The USA holds rights over an approximate 80% of the world’s spent fuel according to various estimates. Until now the United States did not show any particular interest in granting Russia the right to import this fuel. There were some statements, however, coming from the States Department, which said that the US administration might consider such option, given Moscow drops its nuclear cooperation with Iran. Minatom has so far rejected such proposal, but at the same time has become more cautious in blatantly denying nuclear weapons ambitions of Iran as the ministry did before.
Seeing the planned earning of $20bn not materialising, Minatom complained — for domestic public consumption — about the high competition at the "international spent nuclear fuel market", where "Russia is not welcomed" and started to work on a more realistic approach. That was to lease nuclear fuel to nuclear power plants in other countries and — after the fuel is burnt — take it back for storage or reprocessing.
Such a deal could be very lucrative to many countries, which operate nuclear power plants. The current practice suggests that once a country buys nuclear fuel, it will stay in this country, and this country also has to ensure its safe storage. The management of spent nuclear fuel is a very expensive, headache-causing venture and, should Russia agree just to take it back for good, everyone will be happy about it. It is even a better option for a particular country than sending spent nuclear fuel for reprocessing in Great Britain or France — the two countries which unsuccessfully try make business by providing such services. Firstly, it will be more expensive and, secondly, the waste generated during reprocessing will be shipped back to the country of origin. Russia agrees in its leasing scheme to take care of the waste as well.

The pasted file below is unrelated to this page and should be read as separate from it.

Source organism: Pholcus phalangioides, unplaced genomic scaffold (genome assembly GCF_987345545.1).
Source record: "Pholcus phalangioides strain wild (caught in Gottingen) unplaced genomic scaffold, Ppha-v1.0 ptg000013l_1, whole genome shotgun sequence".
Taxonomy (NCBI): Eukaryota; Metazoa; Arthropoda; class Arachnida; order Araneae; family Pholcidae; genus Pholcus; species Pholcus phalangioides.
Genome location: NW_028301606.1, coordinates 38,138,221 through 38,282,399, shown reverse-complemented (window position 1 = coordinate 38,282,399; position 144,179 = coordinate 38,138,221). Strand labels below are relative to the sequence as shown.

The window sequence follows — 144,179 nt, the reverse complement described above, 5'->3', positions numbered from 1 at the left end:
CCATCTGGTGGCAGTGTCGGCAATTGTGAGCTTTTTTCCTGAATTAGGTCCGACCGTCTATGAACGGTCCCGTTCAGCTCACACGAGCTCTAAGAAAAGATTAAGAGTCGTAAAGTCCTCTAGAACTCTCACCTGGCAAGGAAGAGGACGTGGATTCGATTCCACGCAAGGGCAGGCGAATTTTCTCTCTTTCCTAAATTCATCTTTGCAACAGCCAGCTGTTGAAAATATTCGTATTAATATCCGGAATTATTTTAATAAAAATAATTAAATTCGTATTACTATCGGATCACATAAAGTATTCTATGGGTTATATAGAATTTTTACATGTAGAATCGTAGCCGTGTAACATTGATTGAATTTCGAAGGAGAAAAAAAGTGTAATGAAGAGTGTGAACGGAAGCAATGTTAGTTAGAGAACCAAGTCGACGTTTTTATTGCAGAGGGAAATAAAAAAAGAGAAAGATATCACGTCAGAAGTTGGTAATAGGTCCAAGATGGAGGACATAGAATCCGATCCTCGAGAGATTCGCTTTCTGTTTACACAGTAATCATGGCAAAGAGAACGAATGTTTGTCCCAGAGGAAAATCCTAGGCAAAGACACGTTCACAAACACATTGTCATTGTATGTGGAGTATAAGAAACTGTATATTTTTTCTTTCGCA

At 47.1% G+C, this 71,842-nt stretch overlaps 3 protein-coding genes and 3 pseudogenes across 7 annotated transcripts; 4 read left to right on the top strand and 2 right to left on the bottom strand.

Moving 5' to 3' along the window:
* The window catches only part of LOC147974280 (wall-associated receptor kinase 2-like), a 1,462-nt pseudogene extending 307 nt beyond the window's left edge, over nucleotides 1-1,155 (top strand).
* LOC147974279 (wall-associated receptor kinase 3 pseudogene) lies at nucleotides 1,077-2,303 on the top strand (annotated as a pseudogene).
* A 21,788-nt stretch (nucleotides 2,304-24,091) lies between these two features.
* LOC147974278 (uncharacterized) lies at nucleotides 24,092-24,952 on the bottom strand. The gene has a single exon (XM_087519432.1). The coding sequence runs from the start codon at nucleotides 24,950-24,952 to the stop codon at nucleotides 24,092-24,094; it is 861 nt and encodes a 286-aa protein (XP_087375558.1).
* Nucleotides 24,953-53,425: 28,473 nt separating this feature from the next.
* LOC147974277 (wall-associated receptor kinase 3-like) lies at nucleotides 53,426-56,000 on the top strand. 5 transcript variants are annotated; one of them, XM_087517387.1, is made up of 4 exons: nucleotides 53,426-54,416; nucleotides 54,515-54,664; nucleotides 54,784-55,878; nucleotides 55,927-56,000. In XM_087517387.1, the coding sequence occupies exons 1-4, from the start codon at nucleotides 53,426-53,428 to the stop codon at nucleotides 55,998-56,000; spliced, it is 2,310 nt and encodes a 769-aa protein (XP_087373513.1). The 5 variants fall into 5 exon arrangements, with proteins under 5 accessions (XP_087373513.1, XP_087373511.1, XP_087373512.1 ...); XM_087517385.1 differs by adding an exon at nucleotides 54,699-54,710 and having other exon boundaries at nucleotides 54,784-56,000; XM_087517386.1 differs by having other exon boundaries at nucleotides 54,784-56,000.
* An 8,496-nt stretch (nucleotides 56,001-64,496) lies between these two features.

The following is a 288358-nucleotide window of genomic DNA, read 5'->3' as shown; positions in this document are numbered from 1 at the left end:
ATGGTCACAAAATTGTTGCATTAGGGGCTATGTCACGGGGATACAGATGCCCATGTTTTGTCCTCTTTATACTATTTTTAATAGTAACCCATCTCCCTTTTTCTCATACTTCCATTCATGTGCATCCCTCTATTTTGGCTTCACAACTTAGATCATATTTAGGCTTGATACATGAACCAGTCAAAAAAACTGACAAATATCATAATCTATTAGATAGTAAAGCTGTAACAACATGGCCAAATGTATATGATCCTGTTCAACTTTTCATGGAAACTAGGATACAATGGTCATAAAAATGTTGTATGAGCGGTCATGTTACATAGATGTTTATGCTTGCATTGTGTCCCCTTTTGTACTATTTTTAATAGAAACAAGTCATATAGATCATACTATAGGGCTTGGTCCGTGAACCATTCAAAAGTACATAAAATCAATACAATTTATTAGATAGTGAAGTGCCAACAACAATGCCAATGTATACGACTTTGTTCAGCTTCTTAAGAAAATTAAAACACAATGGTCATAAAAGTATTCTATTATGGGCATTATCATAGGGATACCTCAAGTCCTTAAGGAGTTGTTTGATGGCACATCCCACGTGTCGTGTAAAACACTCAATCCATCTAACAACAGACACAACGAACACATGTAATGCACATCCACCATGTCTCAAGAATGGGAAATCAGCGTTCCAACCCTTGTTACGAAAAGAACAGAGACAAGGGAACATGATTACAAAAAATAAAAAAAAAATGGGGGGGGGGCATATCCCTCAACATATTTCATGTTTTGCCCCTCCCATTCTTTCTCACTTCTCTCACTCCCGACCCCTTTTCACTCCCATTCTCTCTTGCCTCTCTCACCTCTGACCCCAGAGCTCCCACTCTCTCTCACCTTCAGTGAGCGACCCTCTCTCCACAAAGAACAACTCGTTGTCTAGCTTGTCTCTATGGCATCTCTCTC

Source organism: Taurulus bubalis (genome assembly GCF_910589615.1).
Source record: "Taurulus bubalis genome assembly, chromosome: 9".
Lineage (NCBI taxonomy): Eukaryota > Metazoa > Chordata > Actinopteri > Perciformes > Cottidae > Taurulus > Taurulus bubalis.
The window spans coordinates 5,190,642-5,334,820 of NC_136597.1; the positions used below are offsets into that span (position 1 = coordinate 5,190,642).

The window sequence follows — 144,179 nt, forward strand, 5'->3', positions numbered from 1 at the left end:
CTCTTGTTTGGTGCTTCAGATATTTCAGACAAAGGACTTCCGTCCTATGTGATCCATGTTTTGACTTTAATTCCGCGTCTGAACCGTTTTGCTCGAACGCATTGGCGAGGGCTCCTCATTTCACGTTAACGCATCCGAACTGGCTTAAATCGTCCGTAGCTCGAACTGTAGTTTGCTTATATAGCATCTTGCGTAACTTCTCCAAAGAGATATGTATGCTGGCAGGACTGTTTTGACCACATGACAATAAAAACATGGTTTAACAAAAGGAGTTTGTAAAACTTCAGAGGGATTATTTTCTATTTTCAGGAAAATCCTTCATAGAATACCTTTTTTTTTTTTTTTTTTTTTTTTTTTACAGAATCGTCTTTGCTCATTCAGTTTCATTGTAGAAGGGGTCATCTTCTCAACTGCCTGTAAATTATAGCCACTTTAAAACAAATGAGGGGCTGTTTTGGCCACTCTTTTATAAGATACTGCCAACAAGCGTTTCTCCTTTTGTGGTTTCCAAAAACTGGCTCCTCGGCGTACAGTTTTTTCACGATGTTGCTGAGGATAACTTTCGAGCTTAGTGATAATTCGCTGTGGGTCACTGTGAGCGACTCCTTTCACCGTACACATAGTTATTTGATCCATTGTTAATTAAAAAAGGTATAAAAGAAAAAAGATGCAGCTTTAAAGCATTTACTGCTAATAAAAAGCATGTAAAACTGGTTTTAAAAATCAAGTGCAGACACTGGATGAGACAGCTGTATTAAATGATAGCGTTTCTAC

For some reason, however, Minatom’s scheme is malfunctioning in the case of Iran. Russia will have to pay Iran for its own fuel to be returned. One may wonder what are the reason for Iran’s stance and Russia’s readiness to bow to such a demand. It can either be a bad management of the contracts from Minatom’s side, which did not work out the leasing option properly. It can also be the understanding from Iran’s side, that Minatom will simply have no choice but to accept such conditions.
Minatom stated earlier that the spent fuel would not remain in Iran after contractual documents between the two parties were made public by Greenpeace, where the return of spent nuclear fuel was not stipulated. This reveal gave more arguments to the USA in criticizing Russia’s nuclear cooperation and Minatom was forced to give a firm promise that Iran will not keep the material, which can be potentially used to create weapons of mass destruction. Iranians from their side decided to either take advantage of this situation, or to make it more difficult for Minatom to take the fuel back.
On the other hand, the whole argument about the fuel return is becoming obsolete as Iran declared its intentions to develop its own fuel cycle. "Entirely for peaceful purposes," Iranian officials say, but the US is not convinced.
The spent fuel details of other Minatom’s projects, such as in China or in India, are not known. But looking at Iranian example even the leasing option does not seem to be easier than the original importation scheme advertised earlier by Minatom.